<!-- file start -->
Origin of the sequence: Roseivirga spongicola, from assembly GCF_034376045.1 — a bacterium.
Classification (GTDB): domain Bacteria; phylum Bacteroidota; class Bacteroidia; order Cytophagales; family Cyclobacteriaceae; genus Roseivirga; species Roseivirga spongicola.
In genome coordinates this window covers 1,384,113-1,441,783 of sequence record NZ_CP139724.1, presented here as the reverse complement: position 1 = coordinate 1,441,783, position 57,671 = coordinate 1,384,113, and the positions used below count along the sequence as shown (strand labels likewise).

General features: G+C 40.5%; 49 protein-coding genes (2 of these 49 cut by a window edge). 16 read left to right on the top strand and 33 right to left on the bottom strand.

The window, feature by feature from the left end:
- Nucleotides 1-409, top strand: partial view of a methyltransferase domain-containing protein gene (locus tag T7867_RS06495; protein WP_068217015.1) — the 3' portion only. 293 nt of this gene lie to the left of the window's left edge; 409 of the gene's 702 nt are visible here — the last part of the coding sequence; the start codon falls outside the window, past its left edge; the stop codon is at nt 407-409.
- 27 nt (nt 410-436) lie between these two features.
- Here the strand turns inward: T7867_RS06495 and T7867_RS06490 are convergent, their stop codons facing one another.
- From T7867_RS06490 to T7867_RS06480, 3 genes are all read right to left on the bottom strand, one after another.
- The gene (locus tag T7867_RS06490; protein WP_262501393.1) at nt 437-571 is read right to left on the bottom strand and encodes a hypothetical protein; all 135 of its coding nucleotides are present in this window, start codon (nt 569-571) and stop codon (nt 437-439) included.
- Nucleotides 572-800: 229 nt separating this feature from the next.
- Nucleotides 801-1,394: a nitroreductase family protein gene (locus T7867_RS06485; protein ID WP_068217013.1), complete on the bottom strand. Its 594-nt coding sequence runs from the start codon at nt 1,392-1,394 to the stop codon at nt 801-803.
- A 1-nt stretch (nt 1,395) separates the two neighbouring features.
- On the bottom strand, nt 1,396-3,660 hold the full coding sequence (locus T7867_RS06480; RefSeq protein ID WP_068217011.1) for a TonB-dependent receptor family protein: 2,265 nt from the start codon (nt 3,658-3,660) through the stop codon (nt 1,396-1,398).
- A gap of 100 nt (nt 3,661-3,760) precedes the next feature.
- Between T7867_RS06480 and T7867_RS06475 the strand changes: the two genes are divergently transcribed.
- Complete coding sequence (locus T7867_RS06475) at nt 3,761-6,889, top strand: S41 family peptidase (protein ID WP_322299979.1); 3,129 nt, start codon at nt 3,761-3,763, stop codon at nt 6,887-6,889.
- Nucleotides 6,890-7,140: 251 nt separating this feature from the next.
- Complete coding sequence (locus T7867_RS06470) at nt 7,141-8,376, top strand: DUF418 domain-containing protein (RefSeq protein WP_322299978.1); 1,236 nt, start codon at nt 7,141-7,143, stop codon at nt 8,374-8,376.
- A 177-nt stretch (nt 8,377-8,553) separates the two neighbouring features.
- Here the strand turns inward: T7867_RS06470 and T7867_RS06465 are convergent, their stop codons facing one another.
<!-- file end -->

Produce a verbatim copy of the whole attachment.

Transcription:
Origin of the sequence: Roseivirga spongicola, from assembly GCF_034376045.1 — a bacterium.
Classification (GTDB): domain Bacteria; phylum Bacteroidota; class Bacteroidia; order Cytophagales; family Cyclobacteriaceae; genus Roseivirga; species Roseivirga spongicola.
In genome coordinates this window covers 1,384,113-1,441,783 of sequence record NZ_CP139724.1, presented here as the reverse complement: position 1 = coordinate 1,441,783, position 57,671 = coordinate 1,384,113, and the positions used below count along the sequence as shown (strand labels likewise).

General features: G+C 40.5%; 49 protein-coding genes (2 of these 49 cut by a window edge). 16 read left to right on the top strand and 33 right to left on the bottom strand.

The window, feature by feature from the left end:
- Nucleotides 1-409, top strand: partial view of a methyltransferase domain-containing protein gene (locus tag T7867_RS06495; protein WP_068217015.1) — the 3' portion only. 293 nt of this gene lie to the left of the window's left edge; 409 of the gene's 702 nt are visible here — the last part of the coding sequence; the start codon falls outside the window, past its left edge; the stop codon is at nt 407-409.
- 27 nt (nt 410-436) lie between these two features.
- Here the strand turns inward: T7867_RS06495 and T7867_RS06490 are convergent, their stop codons facing one another.
- From T7867_RS06490 to T7867_RS06480, 3 genes are all read right to left on the bottom strand, one after another.
- The gene (locus tag T7867_RS06490; protein WP_262501393.1) at nt 437-571 is read right to left on the bottom strand and encodes a hypothetical protein; all 135 of its coding nucleotides are present in this window, start codon (nt 569-571) and stop codon (nt 437-439) included.
- Nucleotides 572-800: 229 nt separating this feature from the next.
- Nucleotides 801-1,394: a nitroreductase family protein gene (locus T7867_RS06485; protein ID WP_068217013.1), complete on the bottom strand. Its 594-nt coding sequence runs from the start codon at nt 1,392-1,394 to the stop codon at nt 801-803.
- A 1-nt stretch (nt 1,395) separates the two neighbouring features.
- On the bottom strand, nt 1,396-3,660 hold the full coding sequence (locus T7867_RS06480; RefSeq protein ID WP_068217011.1) for a TonB-dependent receptor family protein: 2,265 nt from the start codon (nt 3,658-3,660) through the stop codon (nt 1,396-1,398).
- A gap of 100 nt (nt 3,661-3,760) precedes the next feature.
- Between T7867_RS06480 and T7867_RS06475 the strand changes: the two genes are divergently transcribed.
- Complete coding sequence (locus T7867_RS06475) at nt 3,761-6,889, top strand: S41 family peptidase (protein ID WP_322299979.1); 3,129 nt, start codon at nt 3,761-3,763, stop codon at nt 6,887-6,889.
- Nucleotides 6,890-7,140: 251 nt separating this feature from the next.
- Complete coding sequence (locus T7867_RS06470) at nt 7,141-8,376, top strand: DUF418 domain-containing protein (RefSeq protein WP_322299978.1); 1,236 nt, start codon at nt 7,141-7,143, stop codon at nt 8,374-8,376.
- A 177-nt stretch (nt 8,377-8,553) separates the two neighbouring features.
- Here the strand turns inward: T7867_RS06470 and T7867_RS06465 are convergent, their stop codons facing one another.